The Americans with Disabilities Act (ADA) of 1990 was signed into legislation by President George Bush. This was in response to claims that earlier protections left a void for persons with disabilities. ADA is a federal law that mandates compliance and is administered through the U.S. Department of Justice. There are five Titles of the ADA: Title I, the focus is employment protections; Title II, the focus is public services and transportation; Title III, the focus is public accommodations, Title IV, the focus is telecommunications, and Title V, miscellaneous provisions. This paper addresses Title II, public services in reference to public libraries and will be addressing only basic access. ADA compliance is important to a small town as it promotes social equality. Many small communities struggle with budget constraints when addressing ADA compliance projects. Nevertheless, lack of funding is not a valid reason for failure to comply with ADA.
In this paper five alternatives are examined: (1) status quo, remain with the current library, (2) the current library with ADA compliance measures, (3) the current library with ADA compliance measures and an expansion, (4) build a new library, and (5) build a regional library. All five alternatives were evaluated and compared to the following criteria: compliance with ADA regulations, equitable distributions, efficiency, costs, and political feasibility. After reviewing the analysis, it is the recommendation to build a new library. A new facility would be fully ADA compliant and would have modern conveniences and safety features. The library would have the ability to broaden its services. ADA accommodations increase social inclusion, which allows the library to create a more diverse community.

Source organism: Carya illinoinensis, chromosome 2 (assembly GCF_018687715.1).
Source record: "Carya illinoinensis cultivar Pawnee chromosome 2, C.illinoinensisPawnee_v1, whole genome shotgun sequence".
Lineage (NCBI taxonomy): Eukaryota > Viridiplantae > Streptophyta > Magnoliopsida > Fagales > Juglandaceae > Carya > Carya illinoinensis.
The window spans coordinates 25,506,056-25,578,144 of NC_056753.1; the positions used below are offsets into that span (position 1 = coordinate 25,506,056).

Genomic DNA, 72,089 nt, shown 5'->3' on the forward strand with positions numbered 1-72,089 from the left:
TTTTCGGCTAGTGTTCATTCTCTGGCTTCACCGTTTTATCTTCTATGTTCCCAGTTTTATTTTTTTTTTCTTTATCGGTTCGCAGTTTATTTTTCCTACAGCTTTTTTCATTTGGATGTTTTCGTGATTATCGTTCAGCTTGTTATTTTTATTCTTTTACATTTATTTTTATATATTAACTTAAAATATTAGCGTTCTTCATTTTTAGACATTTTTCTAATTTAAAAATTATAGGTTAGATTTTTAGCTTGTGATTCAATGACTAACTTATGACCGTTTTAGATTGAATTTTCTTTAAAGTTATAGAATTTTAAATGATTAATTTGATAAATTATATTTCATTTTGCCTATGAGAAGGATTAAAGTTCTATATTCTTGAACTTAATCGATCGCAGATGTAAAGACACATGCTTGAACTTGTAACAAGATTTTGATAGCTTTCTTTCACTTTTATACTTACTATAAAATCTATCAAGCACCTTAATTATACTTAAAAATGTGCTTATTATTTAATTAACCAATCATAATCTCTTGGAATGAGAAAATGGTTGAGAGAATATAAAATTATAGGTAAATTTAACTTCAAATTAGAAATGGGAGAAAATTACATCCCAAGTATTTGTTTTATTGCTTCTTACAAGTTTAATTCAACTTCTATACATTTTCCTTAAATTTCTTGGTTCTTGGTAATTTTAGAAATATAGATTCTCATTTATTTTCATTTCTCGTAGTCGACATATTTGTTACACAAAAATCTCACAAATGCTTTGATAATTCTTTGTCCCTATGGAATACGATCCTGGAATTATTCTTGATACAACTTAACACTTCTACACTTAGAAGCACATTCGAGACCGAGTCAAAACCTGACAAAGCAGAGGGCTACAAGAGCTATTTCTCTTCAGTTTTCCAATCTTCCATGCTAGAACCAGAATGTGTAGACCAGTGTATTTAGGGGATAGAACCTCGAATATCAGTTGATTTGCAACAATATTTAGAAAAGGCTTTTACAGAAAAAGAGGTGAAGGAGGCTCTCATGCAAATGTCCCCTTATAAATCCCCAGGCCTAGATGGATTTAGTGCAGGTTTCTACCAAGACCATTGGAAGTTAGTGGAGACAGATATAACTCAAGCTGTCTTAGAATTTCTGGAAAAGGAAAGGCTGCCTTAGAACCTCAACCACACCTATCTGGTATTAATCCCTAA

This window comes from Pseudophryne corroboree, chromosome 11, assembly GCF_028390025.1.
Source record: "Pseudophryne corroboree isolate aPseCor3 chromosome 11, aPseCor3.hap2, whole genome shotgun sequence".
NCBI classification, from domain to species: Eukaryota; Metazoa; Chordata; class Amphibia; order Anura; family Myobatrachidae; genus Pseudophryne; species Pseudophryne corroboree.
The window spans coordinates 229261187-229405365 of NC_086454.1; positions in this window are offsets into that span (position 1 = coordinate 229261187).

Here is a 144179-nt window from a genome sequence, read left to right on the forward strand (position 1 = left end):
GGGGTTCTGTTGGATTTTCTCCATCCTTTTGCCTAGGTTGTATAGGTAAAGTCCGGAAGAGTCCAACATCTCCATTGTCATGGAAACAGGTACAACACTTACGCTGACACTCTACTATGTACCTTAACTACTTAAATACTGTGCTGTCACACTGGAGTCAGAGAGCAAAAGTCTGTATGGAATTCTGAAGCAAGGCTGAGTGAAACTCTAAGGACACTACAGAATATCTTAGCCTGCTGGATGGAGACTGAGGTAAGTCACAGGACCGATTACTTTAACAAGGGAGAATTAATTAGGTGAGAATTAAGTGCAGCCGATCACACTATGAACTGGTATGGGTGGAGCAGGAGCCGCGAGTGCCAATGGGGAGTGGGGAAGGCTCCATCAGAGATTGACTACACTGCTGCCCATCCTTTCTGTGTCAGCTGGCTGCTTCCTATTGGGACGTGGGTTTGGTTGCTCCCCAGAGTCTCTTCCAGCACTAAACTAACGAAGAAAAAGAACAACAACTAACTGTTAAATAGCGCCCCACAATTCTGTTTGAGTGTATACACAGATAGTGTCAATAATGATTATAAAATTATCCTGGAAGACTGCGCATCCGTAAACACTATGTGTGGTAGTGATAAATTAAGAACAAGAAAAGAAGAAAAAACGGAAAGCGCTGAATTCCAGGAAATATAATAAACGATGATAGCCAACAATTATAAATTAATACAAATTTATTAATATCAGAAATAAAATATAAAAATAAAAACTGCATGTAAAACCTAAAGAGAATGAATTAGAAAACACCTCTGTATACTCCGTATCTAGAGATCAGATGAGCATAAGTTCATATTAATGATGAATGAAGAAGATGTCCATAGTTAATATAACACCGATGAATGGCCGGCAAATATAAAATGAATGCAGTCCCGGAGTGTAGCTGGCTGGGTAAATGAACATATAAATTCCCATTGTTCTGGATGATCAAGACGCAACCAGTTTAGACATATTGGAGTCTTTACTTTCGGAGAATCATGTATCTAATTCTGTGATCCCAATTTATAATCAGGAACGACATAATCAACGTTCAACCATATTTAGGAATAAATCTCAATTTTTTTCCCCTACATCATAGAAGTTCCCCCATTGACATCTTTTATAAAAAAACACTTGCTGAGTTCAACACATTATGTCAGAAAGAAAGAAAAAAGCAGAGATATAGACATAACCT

Political feasibility is going to be difficult, as this recommendation is the most expensive alternative. A new library is estimated at a cost of four million dollars. In order to obtain funding, the library should participate in the MBLC construction 50/50 or 60/40 matching grant. Even with the steep price tag, this is a better option, as the facility would meet the needs of the community for the next twenty years. To bring this recommendation to fruition, the residents need to be actively involved and need to have ownership in the process.